I am adopted. We adopted our son, Graham, seven years ago. The idea of Graham growing up without a sibling created a little knot in my stomach that never faded. We stayed connected to our adoption agency, yet cautious when presented with numerous birth mothers over the past six years. We said to ourselves, “we will be open to another child until we turn forty.” Mike turned forty-one in October, and I told him to call the agency, thank them for the past six years attempting to make our family complete, and close the door. My heart could not do it, and that knot in my belly was still so present. I pointed out other families with one child to Mike, prayed that I could just be at peace with our family of three, yet in many ways, I felt empty. Mike never made that call to the agency. I will turn forty-one in February. On December 10th, we hosted a dear friend for dinner in our home. After the couple left, I told Mike about a vivid dream I had the night before. A baby girl was coming soon.
My biggest worry on Thursday, December 13th was if I was going to have time to visit the teacher’s lounge for a cup of coffee before my students arrived. The sounds of my son Graham playing in my classroom before school started was our normal. I cherish our daily talks on the way to school and still feel giddy passing him in the hallway on his way to lunch. It makes me wonder how long will he grab my arm in passing for a big hug and a kiss. Totally unaware of peer pressure and so innocent.
My phone was tucked deep inside my work bag, yet the beeps of incoming texts could no longer be ignored. A missed call from our adoption agency read, call me-urgent. Before I could react, Mike is calling me. While bundling up to get my students off the bus, I didn’t even have a chance to say hello. Mike said, “Angie, there is a healthy baby girl born yesterday at Community South Hospital. The birth mom is being discharged soon, and we have been selected as the adoptive couple. The mom is healthy, the baby is perfect, and we have to get to the hospital immediately! What do you want to do?” Instantly, I knew and had a strong feeling of peace run through my veins. No questioning, analyzing, predicting, this is our girl! God created her perfectly for us. Mike and I knew this was the call we had been dreaming of for six years. We could not get home fast enough to let the dogs out to potty and pack a bag for an overnight stay at the hospital. For the first time in my life, I found comfort in not having a “plan.” A car seat could be purchased, and the outpouring from mamas in the community would bring us to tears. All would be well, we had no doubt in our hearts.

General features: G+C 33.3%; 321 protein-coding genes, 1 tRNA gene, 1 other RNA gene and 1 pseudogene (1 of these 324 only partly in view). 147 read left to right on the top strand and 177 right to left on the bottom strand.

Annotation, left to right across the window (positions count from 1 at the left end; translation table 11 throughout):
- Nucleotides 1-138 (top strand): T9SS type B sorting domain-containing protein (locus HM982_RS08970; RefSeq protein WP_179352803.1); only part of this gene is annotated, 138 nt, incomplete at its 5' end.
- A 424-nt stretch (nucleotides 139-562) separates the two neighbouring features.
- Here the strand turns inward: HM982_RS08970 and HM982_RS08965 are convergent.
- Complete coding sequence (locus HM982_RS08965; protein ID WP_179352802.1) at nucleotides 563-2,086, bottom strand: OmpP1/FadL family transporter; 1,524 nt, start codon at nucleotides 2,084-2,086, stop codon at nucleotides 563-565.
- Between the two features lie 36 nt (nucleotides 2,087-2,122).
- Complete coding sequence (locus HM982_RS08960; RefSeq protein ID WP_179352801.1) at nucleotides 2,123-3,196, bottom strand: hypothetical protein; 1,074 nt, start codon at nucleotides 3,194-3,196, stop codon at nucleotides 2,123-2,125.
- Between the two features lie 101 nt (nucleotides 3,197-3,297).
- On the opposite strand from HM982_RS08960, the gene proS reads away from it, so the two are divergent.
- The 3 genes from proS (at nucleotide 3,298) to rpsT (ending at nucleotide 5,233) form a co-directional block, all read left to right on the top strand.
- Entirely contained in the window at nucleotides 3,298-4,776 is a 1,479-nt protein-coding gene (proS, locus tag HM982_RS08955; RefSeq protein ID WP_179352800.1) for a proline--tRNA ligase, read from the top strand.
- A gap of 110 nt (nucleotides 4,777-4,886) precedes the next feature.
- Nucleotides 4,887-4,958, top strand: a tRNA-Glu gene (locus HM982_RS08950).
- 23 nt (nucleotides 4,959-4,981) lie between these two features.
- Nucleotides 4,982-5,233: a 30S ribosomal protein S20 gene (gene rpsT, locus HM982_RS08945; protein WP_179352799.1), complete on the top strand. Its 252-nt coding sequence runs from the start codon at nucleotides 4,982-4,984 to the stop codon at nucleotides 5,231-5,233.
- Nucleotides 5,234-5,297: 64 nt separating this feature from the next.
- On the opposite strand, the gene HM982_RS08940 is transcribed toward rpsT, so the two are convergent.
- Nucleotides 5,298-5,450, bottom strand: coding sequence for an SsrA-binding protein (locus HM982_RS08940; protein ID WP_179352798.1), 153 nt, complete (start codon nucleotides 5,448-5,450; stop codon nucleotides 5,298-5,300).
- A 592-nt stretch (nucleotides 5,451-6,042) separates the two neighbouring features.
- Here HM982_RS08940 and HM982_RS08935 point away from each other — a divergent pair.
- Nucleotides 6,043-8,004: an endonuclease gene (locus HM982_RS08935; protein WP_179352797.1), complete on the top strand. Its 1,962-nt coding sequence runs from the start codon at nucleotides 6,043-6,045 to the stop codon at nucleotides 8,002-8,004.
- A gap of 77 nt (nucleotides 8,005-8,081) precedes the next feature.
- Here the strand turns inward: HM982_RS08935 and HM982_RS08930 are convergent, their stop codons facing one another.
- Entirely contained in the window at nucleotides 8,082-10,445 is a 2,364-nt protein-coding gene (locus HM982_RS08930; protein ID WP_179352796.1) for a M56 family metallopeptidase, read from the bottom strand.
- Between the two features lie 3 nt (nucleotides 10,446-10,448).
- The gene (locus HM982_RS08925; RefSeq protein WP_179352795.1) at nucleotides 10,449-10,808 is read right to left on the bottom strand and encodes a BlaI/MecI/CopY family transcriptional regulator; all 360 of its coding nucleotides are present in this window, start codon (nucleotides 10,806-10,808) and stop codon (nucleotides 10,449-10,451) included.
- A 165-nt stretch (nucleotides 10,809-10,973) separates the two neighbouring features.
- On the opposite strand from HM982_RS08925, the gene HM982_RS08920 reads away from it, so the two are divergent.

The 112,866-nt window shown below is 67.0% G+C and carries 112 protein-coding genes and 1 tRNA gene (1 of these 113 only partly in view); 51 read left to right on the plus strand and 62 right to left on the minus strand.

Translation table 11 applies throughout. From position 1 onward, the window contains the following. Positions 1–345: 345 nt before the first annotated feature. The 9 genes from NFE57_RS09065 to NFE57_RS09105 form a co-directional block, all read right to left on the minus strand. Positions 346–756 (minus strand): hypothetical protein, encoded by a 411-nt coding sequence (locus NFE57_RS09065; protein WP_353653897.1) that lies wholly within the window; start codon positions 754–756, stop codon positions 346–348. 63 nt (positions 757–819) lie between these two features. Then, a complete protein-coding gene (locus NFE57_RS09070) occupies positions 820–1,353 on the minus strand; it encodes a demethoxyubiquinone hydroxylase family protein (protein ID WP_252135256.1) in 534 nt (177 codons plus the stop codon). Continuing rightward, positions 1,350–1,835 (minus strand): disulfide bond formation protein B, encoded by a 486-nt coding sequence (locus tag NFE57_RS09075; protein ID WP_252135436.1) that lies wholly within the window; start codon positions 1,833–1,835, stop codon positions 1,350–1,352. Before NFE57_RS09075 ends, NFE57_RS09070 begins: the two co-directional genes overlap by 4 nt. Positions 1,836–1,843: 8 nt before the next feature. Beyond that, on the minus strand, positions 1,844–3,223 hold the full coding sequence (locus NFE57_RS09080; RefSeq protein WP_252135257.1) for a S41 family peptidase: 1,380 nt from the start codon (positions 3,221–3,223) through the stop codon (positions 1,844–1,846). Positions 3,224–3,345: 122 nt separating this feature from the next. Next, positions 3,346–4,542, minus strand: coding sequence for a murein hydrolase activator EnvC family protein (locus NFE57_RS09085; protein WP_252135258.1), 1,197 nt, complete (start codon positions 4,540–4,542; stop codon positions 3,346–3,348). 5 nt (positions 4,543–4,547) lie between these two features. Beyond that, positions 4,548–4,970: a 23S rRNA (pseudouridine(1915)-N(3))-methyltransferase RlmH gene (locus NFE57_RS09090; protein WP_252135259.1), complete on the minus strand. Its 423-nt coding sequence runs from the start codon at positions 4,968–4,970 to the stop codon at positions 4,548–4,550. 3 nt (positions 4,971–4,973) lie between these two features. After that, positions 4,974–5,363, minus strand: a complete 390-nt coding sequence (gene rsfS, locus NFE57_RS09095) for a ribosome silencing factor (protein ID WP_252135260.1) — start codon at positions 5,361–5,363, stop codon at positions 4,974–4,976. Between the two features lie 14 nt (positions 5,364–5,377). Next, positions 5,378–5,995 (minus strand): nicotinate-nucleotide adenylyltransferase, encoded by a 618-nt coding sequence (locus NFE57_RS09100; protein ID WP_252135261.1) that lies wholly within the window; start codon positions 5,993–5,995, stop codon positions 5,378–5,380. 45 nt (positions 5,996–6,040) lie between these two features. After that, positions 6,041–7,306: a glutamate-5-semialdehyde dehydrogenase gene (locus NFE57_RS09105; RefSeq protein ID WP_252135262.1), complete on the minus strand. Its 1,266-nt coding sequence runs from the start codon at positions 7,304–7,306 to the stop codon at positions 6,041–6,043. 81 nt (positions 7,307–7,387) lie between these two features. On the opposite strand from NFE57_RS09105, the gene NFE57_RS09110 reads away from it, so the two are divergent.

We met our social worker in the lobby of Community South Hospital. Quite a different feeling from a year ago. You see, I associate Community Hospital with my breast cancer diagnosis. A full year of surgery, scans, waiting, and fear filled my body last year. My father passed away in September of this year, and he was the first person I wanted to call on the drive to the hospital. I felt his presence that morning, and in many ways, I think he was orchestrating this. To say it has been a year of emotions is an understatement. When life seems calm, and I am at peace, a new adventure begins. Adventures that challenge me, reignite the fire in my soul, humble my heart and ones that remind me who I am to the core of my being. On this day, I entered the doors with hope, excitement, and overwhelming love in my heart waiting to meet our daughter!
With tears in our eyes, we listened to the social worker describe the bravery of the birth mom. Healthy, strong, and secure in her decision to make an adoption plan. By the time we arrived, she was discharged and legal paperwork to sign away parental rights was complete. It was time, and we made our way to the elevator and pushed the button to the third floor. Greeted lovingly by the nurses, they took us to our room. Physicians prefer the adoptive couple have their own hospital room to support bonding, parenting experiences, and time to ask questions. They assured us that she was not put down and loved fiercely in the nursery. Our hearts raced, and the happy tears poured as they wheeled her into the room. As she was gently lifted from her plastic crib and placed in my arms, she smiled. She knew, and we knew that this was the plan. Adoption is a miracle that happens on God’s time, not ours, and worth the wait. Mike’s parents picked Graham up from school early and drove him to the hospital. We captured the smiles and awe when he walked into the room to meet Grace Elizabeth.
You remember that knot in my belly that never seemed to fade? Let’s just say it is a distant memory now and new adventures as a family of four await!